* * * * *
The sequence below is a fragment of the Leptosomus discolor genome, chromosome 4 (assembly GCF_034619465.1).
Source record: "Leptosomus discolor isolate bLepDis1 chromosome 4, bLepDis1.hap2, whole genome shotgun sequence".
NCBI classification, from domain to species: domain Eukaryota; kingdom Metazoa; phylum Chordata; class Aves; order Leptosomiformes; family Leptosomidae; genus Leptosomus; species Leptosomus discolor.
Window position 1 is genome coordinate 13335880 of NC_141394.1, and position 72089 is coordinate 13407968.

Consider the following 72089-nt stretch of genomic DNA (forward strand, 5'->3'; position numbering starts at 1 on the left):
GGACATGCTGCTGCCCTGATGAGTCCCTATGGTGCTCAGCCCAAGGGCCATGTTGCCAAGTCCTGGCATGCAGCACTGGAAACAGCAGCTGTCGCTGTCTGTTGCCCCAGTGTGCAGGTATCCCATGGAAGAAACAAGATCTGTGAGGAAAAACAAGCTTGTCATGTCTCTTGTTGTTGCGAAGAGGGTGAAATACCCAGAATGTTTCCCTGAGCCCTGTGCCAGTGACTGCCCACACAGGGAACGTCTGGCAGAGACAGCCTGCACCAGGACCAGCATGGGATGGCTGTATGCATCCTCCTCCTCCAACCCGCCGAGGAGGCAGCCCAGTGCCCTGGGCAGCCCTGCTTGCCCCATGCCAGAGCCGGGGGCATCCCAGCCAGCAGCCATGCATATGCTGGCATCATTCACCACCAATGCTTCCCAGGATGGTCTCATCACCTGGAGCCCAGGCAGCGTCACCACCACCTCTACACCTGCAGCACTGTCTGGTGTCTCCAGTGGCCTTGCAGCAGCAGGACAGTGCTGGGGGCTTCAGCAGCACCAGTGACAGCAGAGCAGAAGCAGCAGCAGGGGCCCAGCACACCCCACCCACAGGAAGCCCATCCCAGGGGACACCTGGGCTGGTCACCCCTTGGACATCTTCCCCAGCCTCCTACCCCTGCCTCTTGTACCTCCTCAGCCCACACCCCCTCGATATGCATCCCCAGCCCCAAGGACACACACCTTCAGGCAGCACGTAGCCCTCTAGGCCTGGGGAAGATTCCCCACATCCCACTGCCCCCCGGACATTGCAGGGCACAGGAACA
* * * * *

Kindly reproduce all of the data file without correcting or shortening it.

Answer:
The sequence below is a fragment of the Leptosomus discolor genome, chromosome 4 (assembly GCF_034619465.1).
Source record: "Leptosomus discolor isolate bLepDis1 chromosome 4, bLepDis1.hap2, whole genome shotgun sequence".
NCBI classification, from domain to species: domain Eukaryota; kingdom Metazoa; phylum Chordata; class Aves; order Leptosomiformes; family Leptosomidae; genus Leptosomus; species Leptosomus discolor.
Window position 1 is genome coordinate 13335880 of NC_141394.1, and position 72089 is coordinate 13407968.

Consider the following 72089-nt stretch of genomic DNA (forward strand, 5'->3'; position numbering starts at 1 on the left):
GGACATGCTGCTGCCCTGATGAGTCCCTATGGTGCTCAGCCCAAGGGCCATGTTGCCAAGTCCTGGCATGCAGCACTGGAAACAGCAGCTGTCGCTGTCTGTTGCCCCAGTGTGCAGGTATCCCATGGAAGAAACAAGATCTGTGAGGAAAAACAAGCTTGTCATGTCTCTTGTTGTTGCGAAGAGGGTGAAATACCCAGAATGTTTCCCTGAGCCCTGTGCCAGTGACTGCCCACACAGGGAACGTCTGGCAGAGACAGCCTGCACCAGGACCAGCATGGGATGGCTGTATGCATCCTCCTCCTCCAACCCGCCGAGGAGGCAGCCCAGTGCCCTGGGCAGCCCTGCTTGCCCCATGCCAGAGCCGGGGGCATCCCAGCCAGCAGCCATGCATATGCTGGCATCATTCACCACCAATGCTTCCCAGGATGGTCTCATCACCTGGAGCCCAGGCAGCGTCACCACCACCTCTACACCTGCAGCACTGTCTGGTGTCTCCAGTGGCCTTGCAGCAGCAGGACAGTGCTGGGGGCTTCAGCAGCACCAGTGACAGCAGAGCAGAAGCAGCAGCAGGGGCCCAGCACACCCCACCCACAGGAAGCCCATCCCAGGGGACACCTGGGCTGGTCACCCCTTGGACATCTTCCCCAGCCTCCTACCCCTGCCTCTTGTACCTCCTCAGCCCACACCCCCTCGATATGCATCCCCAGCCCCAAGGACACACACCTTCAGGCAGCACGTAGCCCTCTAGGCCTGGGGAAGATTCCCCACATCCCACTGCCCCCCGGACATTGCAGGGCACAGGAACA